Uncertainties in economic conditions and their impact on consumer spending patterns, particularly in the pet products market, could adversely impact our results of operations.

Our results of operations are sensitive to changes in certain macro-economic conditions that impact consumer spending on pet products and services. Some of the factors adversely affecting consumer spending on pet products and services include consumer confidence, levels of unemployment and general uncertainty regarding the overall future economic environment. We may experience declines in sales or changes in the types of products sold during economic downturns. Any material decline in the amount of consumer spending or other adverse economic changes could reduce our sales, and a decrease in the sales of higher-margin products could reduce profitability and, in each case, harm our business, financial condition, and results of operations.

Future litigation could have a material adverse effect on our business and results of operations.

Lawsuits and other administrative or legal proceedings that may arise in the course of our operations can involve substantial costs, including the costs associated with investigation, litigation and possible settlement, judgment, penalty or fine. In addition, lawsuits and other legal proceedings may be time consuming and may require a commitment of management and personnel resources that will be diverted from our normal business operations. Although we generally maintain insurance to mitigate certain costs, there can be no assurance that costs associated with lawsuits or other legal proceedings will not exceed the limits of insurance policies. Moreover, we may be unable to continue to maintain our existing insurance at a reasonable cost, if at all, or to secure additional coverage, which may result in costs associated with lawsuits and other legal proceedings being uninsured. Our business, financial condition, and results of operations could be adversely affected if a judgment, penalty or fine is not fully covered by insurance.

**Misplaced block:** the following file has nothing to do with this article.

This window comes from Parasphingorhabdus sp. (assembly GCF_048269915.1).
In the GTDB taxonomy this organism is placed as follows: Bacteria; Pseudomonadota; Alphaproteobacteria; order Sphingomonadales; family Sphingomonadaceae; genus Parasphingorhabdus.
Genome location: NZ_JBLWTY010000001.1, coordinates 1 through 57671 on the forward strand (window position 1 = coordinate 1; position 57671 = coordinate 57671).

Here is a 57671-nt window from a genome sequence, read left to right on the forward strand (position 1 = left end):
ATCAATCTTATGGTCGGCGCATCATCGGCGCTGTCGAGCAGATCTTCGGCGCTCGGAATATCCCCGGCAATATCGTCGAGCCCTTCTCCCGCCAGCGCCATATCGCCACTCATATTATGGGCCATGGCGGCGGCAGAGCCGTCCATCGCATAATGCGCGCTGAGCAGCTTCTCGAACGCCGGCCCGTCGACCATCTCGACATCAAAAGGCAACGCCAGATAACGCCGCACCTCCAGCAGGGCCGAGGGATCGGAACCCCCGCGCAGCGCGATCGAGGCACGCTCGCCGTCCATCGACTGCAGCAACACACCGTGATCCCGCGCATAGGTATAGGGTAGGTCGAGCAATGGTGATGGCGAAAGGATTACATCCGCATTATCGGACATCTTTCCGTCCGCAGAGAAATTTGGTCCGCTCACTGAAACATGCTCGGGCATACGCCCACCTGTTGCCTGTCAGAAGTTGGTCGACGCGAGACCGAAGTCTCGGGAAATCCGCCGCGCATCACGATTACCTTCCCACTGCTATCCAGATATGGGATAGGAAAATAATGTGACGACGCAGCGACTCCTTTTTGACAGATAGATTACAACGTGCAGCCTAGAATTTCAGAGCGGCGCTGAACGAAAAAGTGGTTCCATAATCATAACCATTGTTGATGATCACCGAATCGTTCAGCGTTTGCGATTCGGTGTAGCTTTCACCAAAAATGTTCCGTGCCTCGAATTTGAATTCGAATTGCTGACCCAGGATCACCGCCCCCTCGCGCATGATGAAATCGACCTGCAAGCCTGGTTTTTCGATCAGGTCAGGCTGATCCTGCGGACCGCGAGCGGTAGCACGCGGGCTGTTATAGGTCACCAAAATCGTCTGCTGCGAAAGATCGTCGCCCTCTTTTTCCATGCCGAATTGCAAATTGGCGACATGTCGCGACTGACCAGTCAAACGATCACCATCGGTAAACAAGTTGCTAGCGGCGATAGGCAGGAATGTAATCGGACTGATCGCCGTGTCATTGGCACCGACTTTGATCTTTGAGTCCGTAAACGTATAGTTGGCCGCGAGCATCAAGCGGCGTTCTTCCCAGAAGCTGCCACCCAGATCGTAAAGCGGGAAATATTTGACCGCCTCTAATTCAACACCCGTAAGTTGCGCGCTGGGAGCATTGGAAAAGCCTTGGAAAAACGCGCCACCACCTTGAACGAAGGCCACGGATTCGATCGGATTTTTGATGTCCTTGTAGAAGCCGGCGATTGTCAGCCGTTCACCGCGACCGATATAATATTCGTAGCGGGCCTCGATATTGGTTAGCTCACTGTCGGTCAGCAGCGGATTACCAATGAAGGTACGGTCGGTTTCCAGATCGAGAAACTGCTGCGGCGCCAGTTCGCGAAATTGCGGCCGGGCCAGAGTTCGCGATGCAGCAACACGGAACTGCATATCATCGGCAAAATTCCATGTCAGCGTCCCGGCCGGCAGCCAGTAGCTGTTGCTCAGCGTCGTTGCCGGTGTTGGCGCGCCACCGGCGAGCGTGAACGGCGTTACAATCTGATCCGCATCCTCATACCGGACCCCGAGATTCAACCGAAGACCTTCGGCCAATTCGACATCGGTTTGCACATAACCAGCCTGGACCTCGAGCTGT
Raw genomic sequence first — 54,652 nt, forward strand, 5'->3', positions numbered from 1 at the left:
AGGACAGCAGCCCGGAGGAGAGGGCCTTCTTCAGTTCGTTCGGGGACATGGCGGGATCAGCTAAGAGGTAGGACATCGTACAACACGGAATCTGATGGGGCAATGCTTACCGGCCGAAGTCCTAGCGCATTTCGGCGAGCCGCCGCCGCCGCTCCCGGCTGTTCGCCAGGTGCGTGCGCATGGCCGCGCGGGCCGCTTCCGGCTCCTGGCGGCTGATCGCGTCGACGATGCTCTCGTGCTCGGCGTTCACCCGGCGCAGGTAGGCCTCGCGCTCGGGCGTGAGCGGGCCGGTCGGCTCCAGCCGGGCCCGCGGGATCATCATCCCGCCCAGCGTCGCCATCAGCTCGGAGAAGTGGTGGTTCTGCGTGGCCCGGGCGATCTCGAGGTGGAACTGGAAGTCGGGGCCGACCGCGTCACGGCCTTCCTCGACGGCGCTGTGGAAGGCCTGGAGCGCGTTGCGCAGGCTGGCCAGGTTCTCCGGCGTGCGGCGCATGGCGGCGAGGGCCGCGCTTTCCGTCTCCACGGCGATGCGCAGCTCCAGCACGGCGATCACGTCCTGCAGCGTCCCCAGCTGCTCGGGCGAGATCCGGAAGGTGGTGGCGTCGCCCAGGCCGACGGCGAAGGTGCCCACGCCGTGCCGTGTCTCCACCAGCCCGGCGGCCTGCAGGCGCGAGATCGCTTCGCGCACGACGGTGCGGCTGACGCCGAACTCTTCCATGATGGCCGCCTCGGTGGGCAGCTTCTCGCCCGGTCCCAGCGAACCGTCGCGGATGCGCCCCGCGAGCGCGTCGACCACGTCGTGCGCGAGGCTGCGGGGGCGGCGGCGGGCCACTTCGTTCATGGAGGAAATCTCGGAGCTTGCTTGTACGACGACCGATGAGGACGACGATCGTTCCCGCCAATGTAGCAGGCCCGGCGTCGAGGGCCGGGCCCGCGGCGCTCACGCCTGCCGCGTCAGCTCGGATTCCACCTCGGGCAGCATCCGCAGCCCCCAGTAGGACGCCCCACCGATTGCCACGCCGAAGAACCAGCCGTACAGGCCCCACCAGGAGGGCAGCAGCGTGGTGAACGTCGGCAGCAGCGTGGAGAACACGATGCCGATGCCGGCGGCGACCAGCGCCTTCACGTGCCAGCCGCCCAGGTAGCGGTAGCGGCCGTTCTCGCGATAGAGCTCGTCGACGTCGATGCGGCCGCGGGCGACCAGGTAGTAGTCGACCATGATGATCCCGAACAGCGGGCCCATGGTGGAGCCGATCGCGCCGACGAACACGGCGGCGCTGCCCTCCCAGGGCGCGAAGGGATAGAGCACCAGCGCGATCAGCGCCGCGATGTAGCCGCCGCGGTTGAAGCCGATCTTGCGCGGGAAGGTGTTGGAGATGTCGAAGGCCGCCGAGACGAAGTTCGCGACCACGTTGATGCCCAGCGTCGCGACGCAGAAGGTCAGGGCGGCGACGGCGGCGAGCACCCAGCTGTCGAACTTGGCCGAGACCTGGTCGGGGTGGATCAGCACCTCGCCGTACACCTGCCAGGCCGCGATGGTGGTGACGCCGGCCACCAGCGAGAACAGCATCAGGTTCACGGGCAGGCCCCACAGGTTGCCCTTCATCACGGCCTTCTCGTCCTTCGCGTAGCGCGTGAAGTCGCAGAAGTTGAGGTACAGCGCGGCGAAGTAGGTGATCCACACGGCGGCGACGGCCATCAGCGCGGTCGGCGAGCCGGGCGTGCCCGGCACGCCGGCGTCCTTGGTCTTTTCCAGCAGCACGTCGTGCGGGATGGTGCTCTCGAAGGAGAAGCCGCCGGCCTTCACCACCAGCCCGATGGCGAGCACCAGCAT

Significant merchandise returns or refunds could harm our business.

We allow our customers to return products or offer refunds, subject to our return and refunds policy. If merchandise returns or refunds are significant or higher than anticipated and forecasted, our business, financial condition, and results of operations could be adversely affected. Further, we modify our policies relating to returns or refunds from time to time, and may do so in the future, which may result in customer dissatisfaction and harm to our reputation or brand, or an increase in the number of product returns or the amount of refunds we make.

Severe weather, including hurricanes, earthquakes and natural disasters could disrupt normal business operations, which could result in increased costs and materially and adversely affect our business, financial condition, and results of operations.

Several of our fulfillment centers, customer service centers, and corporate offices are located in Florida, Texas, and other areas that are susceptible to hurricanes, sea-level rise, earthquakes, and other natural disasters. Recent intense weather conditions may cause property insurance premiums to significantly increase in the future. We recognize that the frequency and intensity of extreme weather events, sea-level rise, and other climatic changes may continue to increase, and as a result, our exposure to these events may increase. Therefore, as a result of the geographic location of our properties, we face risks, including higher costs, such as uninsured property losses and higher insurance premiums, as well as unexpected disruptions to our business and operations, which could materially and adversely affect our business, financial condition and results of operations.

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Our ability to raise capital in the future may be limited and our failure to raise capital when needed could prevent us from growing.